Family Studies Minor
Below is the coursework required to minor in family studies. For an overview of this program, see Sociology and Anthropology Degrees.
|Required Courses||8 hours|
|SOC 1110 Introduction to Sociology||4 hours|
|SOC 1350/SOC 2350 Sociology of the Family||4 hours|
|Elective Courses||8-12 hours|
|Select three courses from the following. Must be from three different disciplines.|
|COMM 2500 Family Communication|
|ENG 2200 Topics in World Literature: Sexualities|
|PSYCH 3360 Child and Adolescent Development|
|HIST 3550/HIST 4550 Women of the American West|
|SOC 2530 Population and Environment|
|SOC 3260 Thinking SocioLogically: Gender|
|SOCWK 2350 Family Violence Across the Lifespan|
|THTRE 2040 Dramatic Literature: Families|
Family Communication is designed as an introduction to communication phenomena in the context of the family. The overall goal of the course is to help students understand how, through communication, we develop, maintain, enhance, or disturb family relationships. Students will learn theories focusing on the communication patterns and practices that shape family life.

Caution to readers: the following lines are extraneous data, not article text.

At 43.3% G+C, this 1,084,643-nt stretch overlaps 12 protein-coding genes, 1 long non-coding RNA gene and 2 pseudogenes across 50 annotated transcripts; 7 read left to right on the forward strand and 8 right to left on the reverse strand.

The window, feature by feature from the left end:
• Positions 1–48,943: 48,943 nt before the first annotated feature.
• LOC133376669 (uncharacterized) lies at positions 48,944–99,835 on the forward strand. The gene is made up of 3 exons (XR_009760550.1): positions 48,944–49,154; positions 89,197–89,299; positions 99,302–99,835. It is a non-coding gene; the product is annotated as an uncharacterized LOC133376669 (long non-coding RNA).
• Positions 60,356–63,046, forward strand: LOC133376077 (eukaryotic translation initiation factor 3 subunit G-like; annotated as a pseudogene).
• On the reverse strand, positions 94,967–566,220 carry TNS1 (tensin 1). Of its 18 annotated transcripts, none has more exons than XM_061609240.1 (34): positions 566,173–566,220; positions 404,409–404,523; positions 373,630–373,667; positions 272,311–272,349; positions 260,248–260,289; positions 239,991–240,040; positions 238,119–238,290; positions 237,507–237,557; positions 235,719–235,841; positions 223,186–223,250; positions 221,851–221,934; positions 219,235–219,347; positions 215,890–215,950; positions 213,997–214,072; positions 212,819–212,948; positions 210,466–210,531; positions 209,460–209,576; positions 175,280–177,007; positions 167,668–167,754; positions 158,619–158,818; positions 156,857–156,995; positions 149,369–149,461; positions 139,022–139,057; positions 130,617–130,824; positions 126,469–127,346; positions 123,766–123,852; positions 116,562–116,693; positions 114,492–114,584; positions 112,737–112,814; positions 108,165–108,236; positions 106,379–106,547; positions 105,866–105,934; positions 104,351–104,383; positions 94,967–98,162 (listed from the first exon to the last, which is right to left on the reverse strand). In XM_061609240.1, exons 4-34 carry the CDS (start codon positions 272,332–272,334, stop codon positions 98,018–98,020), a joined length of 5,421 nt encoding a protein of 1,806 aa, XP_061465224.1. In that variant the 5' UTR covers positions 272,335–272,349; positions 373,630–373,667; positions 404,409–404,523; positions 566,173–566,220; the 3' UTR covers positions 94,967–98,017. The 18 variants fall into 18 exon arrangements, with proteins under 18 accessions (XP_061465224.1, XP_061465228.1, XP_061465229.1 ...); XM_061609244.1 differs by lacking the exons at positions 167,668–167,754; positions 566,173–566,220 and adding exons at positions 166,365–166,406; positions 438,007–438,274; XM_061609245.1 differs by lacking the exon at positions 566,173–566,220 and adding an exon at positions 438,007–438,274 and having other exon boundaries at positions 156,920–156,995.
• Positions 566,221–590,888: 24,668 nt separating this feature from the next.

Each course in the Topics in World Literature group will study a selection of literary works that engage the chosen topic--texts of different genres, from historical eras, and from different cultural traditions. The selected readings will present both abstract principles involved in the topic and its immediate, lived realities.
Cross listed with GEND 2200.
Prerequisite(s): Any First Year Writing course.
(Normally offered every fall and spring semester.)
See HIST 4550 Women of the American West.
This course highlights women's experiences in the American West from precontact to present, and explores topics of myth and stereotypes; women's roles in the home, family and community; and racial, class and ethnic differences in women's experiences.
HIST 4550 is cross listed with GEND 4550 and meets with HIST 3550/GEND 3550. The requirements of the courses are the same EXCEPT that a research paper is required for students in 4550.
Students will have the opportunity to broaden their perspective of and appreciation for the developmental processes that occur in the early developmental periods of childhood and adolescence. The course will follow bioecological and other systems perspectives with a strong focus on diversity in childhood experiences. Topics will include socialization of children and attitudes about childhood and child-rearing; self and identity processes; family interactions; peer interactions; and educational experiences, all from multiple cultural contexts. Additional attention will be spent on less common childhood circumstances such as living on the street, exposure to war or heavy conflict, and experiences of trauma and violence.
Prerequisite(s): PSYCH 1010/PSYCH 1010FYW Introduction to Psychological Science; PSYCH 2350 Lifespan Development or by permission of instructor.